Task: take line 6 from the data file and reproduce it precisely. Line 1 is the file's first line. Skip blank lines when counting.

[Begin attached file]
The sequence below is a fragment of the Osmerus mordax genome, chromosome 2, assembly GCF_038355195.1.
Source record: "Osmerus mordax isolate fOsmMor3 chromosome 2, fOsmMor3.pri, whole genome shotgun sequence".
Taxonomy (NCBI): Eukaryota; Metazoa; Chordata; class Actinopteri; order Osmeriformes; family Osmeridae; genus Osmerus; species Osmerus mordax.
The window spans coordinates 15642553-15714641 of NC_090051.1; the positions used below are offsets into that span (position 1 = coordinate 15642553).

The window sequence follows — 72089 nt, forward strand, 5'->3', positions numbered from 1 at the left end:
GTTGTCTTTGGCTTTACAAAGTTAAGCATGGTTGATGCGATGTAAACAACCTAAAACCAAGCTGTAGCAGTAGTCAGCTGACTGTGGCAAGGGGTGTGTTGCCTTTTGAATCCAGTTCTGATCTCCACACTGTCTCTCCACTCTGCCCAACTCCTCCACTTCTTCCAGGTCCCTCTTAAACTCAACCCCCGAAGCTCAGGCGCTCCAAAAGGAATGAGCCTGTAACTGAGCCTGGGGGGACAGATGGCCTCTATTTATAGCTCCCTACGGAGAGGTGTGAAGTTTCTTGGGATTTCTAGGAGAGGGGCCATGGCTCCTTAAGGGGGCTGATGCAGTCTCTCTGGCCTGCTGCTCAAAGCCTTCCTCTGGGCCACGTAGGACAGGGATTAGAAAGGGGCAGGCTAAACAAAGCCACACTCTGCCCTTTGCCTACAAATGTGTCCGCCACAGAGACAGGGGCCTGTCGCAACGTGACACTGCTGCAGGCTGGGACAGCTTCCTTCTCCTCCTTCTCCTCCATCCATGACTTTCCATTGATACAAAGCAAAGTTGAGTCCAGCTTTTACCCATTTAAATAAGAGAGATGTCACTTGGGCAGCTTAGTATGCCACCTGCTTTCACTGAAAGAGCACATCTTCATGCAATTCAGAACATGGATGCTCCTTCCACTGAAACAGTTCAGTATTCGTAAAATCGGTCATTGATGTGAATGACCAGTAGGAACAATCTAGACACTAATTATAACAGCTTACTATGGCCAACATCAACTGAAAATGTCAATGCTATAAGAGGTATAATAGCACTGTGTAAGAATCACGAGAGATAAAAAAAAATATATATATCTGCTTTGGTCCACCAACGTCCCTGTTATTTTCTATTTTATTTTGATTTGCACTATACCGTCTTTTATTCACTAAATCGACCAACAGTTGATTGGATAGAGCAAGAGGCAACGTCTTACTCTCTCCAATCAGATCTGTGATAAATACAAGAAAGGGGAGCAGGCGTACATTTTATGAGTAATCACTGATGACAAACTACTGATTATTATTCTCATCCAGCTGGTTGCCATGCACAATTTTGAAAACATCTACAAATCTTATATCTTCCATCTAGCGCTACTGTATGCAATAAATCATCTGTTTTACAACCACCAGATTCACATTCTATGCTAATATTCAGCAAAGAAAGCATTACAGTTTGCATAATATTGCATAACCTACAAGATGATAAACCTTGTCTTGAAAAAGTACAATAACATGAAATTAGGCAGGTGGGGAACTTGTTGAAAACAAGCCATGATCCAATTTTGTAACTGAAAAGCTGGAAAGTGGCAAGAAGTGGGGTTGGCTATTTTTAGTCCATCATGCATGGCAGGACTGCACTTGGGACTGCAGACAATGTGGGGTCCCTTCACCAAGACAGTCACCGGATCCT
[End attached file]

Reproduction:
GTTGTCTTTGGCTTTACAAAGTTAAGCATGGTTGATGCGATGTAAACAACCTAAAACCAAGCTGTAGCAGTAGTCAGCTGACTGTGGCAAGGGGTGTGTTGCCTTTTGAATCCAGTTCTGATCTCCACACTGTCTCTCCACTCTGCCCAACTCCTCCACTTCTTCCAGGTCCCTCTTAAACTCAACCCCCGAAGCTCAGGCGCTCCAAAAGGAATGAGCCTGTAACTGAGCCTGGGGGGACAGATGGCCTCTATTTATAGCTCCCTACGGAGAGGTGTGAAGTTTCTTGGGATTTCTAGGAGAGGGGCCATGGCTCCTTAAGGGGGCTGATGCAGTCTCTCTGGCCTGCTGCTCAAAGCCTTCCTCTGGGCCACGTAGGACAGGGATTAGAAAGGGGCAGGCTAAACAAAGCCACACTCTGCCCTTTGCCTACAAATGTGTCCGCCACAGAGACAGGGGCCTGTCGCAACGTGACACTGCTGCAGGCTGGGACAGCTTCCTTCTCCTCCTTCTCCTCCATCCATGACTTTCCATTGATACAAAGCAAAGTTGAGTCCAGCTTTTACCCATTTAAATAAGAGAGATGTCACTTGGGCAGCTTAGTATGCCACCTGCTTTCACTGAAAGAGCACATCTTCATGCAATTCAGAACATGGATGCTCCTTCCACTGAAACAGTTCAGTATTCGTAAAATCGGTCATTGATGTGAATGACCAGTAGGAACAATCTAGACACTAATTATAACAGCTTACTATGGCCAACATCAACTGAAAATGTCAATGCTATAAGAGGTATAATAGCACTGTGTAAGAATCACGAGAGATAAAAAAAAATATATATATCTGCTTTGGTCCACCAACGTCCCTGTTATTTTCTATTTTATTTTGATTTGCACTATACCGTCTTTTATTCACTAAATCGACCAACAGTTGATTGGATAGAGCAAGAGGCAACGTCTTACTCTCTCCAATCAGATCTGTGATAAATACAAGAAAGGGGAGCAGGCGTACATTTTATGAGTAATCACTGATGACAAACTACTGATTATTATTCTCATCCAGCTGGTTGCCATGCACAATTTTGAAAACATCTACAAATCTTATATCTTCCATCTAGCGCTACTGTATGCAATAAATCATCTGTTTTACAACCACCAGATTCACATTCTATGCTAATATTCAGCAAAGAAAGCATTACAGTTTGCATAATATTGCATAACCTACAAGATGATAAACCTTGTCTTGAAAAAGTACAATAACATGAAATTAGGCAGGTGGGGAACTTGTTGAAAACAAGCCATGATCCAATTTTGTAACTGAAAAGCTGGAAAGTGGCAAGAAGTGGGGTTGGCTATTTTTAGTCCATCATGCATGGCAGGACTGCACTTGGGACTGCAGACAATGTGGGGTCCCTTCACCAAGACAGTCACCGGATCCT